World Pasta Day celebrates the success of Italy’s iconic dish

In 2021, 17 million tons of pasta were consumed in the world, twice as much as ten years ago. In the first half of 2022, Italian industry’s exports grew by +9%

In the past 20 years, world pasta production has increased from 9.1 to nearly 17 million tons. According to data from IPO – International Pasta Organization – released today on World Pasta Day, which is celebrated every October 25 – nowadays 40 countries all over the world are producing more than 20,000 tons of pasta.

Italy has always led this market. In 2021 only, Italian pasta industries have produced more than 3.7 million tons for more than five billion euros in sales. One out of every four pasta dishes eaten in the world, after all, is made with Italian pasta.

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The number of countries where more than 1 kilogram per capita of pasta per year is consumed has also almost doubled. Italy leads the ranking with 23 kilograms, compared to Tunisia’s 17 kg. It is followed by Venezuela (15 kg), Greece (12.2 kg), Peru (9.9 kg), Chile (9.6 kg), the United States (8.8 kg), Turkey (8.7 kg), Iran (8.5 kg), France (8.3 kg), and Germany (7.9 kg).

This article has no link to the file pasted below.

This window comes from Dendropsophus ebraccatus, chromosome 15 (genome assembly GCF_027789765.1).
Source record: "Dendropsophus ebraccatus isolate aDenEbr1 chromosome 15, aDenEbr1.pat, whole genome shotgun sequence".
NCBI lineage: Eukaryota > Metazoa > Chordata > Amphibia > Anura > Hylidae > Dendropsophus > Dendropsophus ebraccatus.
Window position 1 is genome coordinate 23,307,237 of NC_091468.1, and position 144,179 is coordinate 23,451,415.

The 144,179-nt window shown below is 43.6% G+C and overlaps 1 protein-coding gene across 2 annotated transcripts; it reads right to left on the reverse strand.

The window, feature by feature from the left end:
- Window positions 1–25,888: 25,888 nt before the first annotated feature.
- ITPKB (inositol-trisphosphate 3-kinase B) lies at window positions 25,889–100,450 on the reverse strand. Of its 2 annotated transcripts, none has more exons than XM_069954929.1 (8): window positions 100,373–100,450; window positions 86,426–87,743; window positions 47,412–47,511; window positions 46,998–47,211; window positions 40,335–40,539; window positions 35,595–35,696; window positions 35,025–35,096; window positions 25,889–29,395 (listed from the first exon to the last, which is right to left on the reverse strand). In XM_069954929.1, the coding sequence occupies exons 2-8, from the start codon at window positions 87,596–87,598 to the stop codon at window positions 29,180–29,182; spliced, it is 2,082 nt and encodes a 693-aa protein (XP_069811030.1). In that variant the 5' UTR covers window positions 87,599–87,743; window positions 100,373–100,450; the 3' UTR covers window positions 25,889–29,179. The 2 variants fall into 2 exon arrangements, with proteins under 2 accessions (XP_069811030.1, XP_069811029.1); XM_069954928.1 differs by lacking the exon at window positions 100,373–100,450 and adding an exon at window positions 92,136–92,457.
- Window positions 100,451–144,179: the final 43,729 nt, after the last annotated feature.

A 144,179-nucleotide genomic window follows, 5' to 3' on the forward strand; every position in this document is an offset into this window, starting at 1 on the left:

Compared to 1996, the world is eating more and more Italian pasta. According to elaborations by Unione Italiana Food (an association of Italian food industries, and one of the World Pasta Day promoters), since then the number of recipient countries has increased (now almost 200, +42%) and the export quota has more than doubled: from 740,000 to 2.2 million tons, accounting for 61% of total production. Germany, the UK, France, the USA, and Japan are the top markets.

The first six months of 2022 proved to be very positive for Italy precisely in terms of exports, with a +9 percent growth in volume compared to 2021. The increase in sales was more than +40% to markets such as Colombia, the Netherlands, and Saudi Arabia.

World Pasta Day


In addition to the availability of hundreds of formats, Italian pasta industries are responding to the new needs of global consumers by focusing on innovation and diversification of pasta offerings: whole wheat, gluten-free, organic, fortified, with legume flours and superfoods, with ancient grains, etc.

Through improved production processes and cultivation contracts focusing on sustainability and good agricultural practices, Italian pasta makers have also significantly reduced water consumption and carbon dioxide equivalent emissions in recent years.

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